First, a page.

Wealth planning comprises the strategic structuring of wealth based on existing assets, the family's current situation and its future plans. In an initial assessment we analyse the existing composition and structure of financial and real assets, as well as the current family situation and existing or yet to be developed future plans. The aim of the analysis is to develop the optimal future organisation under the consideration of wealth building and wealth protection, taxes and succession planning.
The substantive target structure may involve one or more legal entities in different jurisdictions, including for example corporations, foundations or life insurance policies. In terms of succession planning the structure shall, among other things, reconcile factors such as the needs, wishes and values of the family's current decision centre with intergenerational considerations.
Legal Entities and their most important characteristics
The implementation of the target structure might take several organisational tasks, such as the establishment and administration of various legal entities as well as the implementation of an asset management strategy. To getting these tasks done, we rely on an international network of specialists, including lawyers, tax experts, private banks and asset managers.
In the context of wealth planning, a corporation will be considered primarily as a non-operative holding company. A holding company is often chosen to group different equity holdings under a common (tax) umbrella. Typical corporate forms are the stock corporation and the limited liability company. When choosing a domicile, security and tax considerations will be substantial.
The private foundation – in the legal construction characteristic of Switzerland and Liechtenstein – offers an opportunity to preserve private assets across generations. The initial assets of the foundation are contributed by a founder and subsequently managed by the foundation's governing body (foundation board or foundation council) for the benefit of the beneficiaries and the purpose of the foundation. Beneficiaries and purpose of the foundation are determined by the founder in a foundation deed. While the influence of the founder on the decisions of the foundation can be modelled relatively flexibly by the construction of the foundation, the influence of successors is strictly limited.
A trust under the common law applicable in many English-speaking countries is a legal entity set up by a settlor. The settlor brings in assets and transfers them to a trustee, who is supposed to manage them in the interest of a beneficiary, a group of beneficiaries or for a purpose set out in the trust deed. Trusts have similarities in construction and purpose to the foundation, which is more firmly established in continental European legal systems.
Life insurance policies, especially those based on the Liechtenstein model, from a tax perspective offer an attractive legal shell to manage and grow wealth. However, as this entity is considered long-term, it might not be perfect for assets that are needed to be liquid on a short-term basis. For passing wealth to the next generation, on the other hand, the insurance is perfectly suitable. In addition, the Liechtenstein variant offers extreme flexibility. For example, the owner of the policy is free to appoint an asset manager of his choice within certain limits, and may contribute a wide variety of – not exclusively financial – assets to the policy. If necessary, the owner can make partial surrenders or even a complete surrender during the policy term.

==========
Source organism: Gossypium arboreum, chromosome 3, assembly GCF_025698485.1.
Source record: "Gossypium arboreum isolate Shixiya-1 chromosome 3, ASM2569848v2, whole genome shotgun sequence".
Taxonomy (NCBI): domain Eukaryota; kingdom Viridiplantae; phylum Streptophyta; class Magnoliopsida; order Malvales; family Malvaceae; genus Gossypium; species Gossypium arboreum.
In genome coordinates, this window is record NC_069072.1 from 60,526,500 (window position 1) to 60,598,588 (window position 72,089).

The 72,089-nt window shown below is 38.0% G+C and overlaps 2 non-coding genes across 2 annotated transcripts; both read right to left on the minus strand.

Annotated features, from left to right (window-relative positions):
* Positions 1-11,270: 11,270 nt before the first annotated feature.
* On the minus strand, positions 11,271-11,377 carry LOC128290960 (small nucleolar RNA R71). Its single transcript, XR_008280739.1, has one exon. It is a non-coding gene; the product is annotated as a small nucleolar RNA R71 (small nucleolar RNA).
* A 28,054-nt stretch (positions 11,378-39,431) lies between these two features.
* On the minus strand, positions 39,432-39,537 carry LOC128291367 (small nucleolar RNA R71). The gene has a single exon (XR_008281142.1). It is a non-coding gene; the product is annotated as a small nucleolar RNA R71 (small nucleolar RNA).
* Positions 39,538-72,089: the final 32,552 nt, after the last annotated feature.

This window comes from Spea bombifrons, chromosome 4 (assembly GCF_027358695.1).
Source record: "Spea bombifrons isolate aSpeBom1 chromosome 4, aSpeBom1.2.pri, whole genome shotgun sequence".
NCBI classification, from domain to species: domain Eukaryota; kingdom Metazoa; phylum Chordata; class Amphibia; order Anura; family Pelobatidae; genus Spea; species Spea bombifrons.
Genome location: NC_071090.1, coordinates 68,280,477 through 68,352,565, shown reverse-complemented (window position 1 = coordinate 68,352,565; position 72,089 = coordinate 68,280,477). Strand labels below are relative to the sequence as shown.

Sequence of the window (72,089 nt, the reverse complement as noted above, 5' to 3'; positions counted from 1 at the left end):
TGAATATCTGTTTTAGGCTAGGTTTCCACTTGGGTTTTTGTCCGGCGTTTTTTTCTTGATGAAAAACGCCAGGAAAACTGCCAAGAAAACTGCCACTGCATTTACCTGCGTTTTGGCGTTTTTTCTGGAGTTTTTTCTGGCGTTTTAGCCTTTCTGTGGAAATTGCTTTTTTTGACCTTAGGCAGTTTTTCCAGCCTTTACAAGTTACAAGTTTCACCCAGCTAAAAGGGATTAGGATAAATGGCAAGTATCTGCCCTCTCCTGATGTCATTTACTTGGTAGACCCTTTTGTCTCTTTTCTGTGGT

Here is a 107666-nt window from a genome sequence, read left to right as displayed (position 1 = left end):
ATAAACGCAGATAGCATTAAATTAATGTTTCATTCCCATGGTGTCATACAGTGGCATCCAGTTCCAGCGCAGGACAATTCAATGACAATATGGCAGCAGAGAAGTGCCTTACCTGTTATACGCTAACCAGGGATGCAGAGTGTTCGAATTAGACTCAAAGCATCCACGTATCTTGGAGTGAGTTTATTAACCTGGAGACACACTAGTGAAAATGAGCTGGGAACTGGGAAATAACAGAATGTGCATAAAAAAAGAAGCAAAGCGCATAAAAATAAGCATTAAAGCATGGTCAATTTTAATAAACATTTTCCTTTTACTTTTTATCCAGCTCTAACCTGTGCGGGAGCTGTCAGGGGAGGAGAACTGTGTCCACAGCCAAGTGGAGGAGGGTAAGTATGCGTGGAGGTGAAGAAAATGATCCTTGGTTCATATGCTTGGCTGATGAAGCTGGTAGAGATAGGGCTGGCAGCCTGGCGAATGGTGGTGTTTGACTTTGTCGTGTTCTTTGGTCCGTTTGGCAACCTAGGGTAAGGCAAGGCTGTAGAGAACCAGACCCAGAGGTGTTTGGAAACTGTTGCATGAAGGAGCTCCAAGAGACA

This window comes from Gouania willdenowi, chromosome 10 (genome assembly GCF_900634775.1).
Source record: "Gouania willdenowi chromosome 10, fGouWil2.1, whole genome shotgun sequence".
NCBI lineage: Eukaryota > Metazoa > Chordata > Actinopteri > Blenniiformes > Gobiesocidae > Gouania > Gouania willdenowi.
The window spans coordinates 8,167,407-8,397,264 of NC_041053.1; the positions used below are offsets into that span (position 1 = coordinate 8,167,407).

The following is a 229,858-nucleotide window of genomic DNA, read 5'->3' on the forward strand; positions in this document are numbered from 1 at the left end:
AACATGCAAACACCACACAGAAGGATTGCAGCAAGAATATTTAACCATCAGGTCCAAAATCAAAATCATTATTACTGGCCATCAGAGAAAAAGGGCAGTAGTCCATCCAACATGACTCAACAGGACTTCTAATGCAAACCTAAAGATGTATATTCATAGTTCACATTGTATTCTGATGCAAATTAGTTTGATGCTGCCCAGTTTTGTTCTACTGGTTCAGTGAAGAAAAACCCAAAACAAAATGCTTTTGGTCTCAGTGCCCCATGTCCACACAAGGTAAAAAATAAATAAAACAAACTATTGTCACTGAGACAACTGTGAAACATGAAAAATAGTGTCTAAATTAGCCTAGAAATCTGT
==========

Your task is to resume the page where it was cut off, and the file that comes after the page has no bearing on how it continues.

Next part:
From a tax point of view, special funds of different legal regimes can be as suitable as the Liechtenstein life insurance in order to manage financial instruments. On one hand, a special fund solution is significantly more flexible when it comes to interim distributions or withdrawals; on the other hand, it requires a more complex structure, may therefore involve higher costs, and should only be considered if the initial investment base suffices. Special funds are very well suited for cases where several family members are to participate independently of one another in the performance of the fund.
In many families, the perspective of wealth planning is intergenerational. This is particularly the case when a significant part of the wealth consists of real assets. A typical consideration would be the continuity of family business; for example, who is to run the family business in the future and what grade of influence is to be granted to other family members; Another consideration might concern real estate, how or if its ownership shall be divided in the future, and who should be granted which rights of residence.
Tax considerations may also play a role in this context. If, for example, a daughter has her tax residence in a country with high inheritance taxes, this can be taken into account in the structuring process.
Some of these cross-generational considerations can be implemented in a will by means of appropriate regulations, while others may already be reflected when structuring the wealth and implementing the legal institutions.
It could be a once in a lifetime decision when family members and even entire families consider to relocate the centre of their vital interest. For example, it could be the founder of the family business who, shortly before handing over responsibility to his successors, is thinking about moving to a country where the sun shines more often. In some cases, this may be very simple, in others it may be a complex task because of restrictions on capital movements, residence or tax implications. Together with our network, we accompany and support you in this process.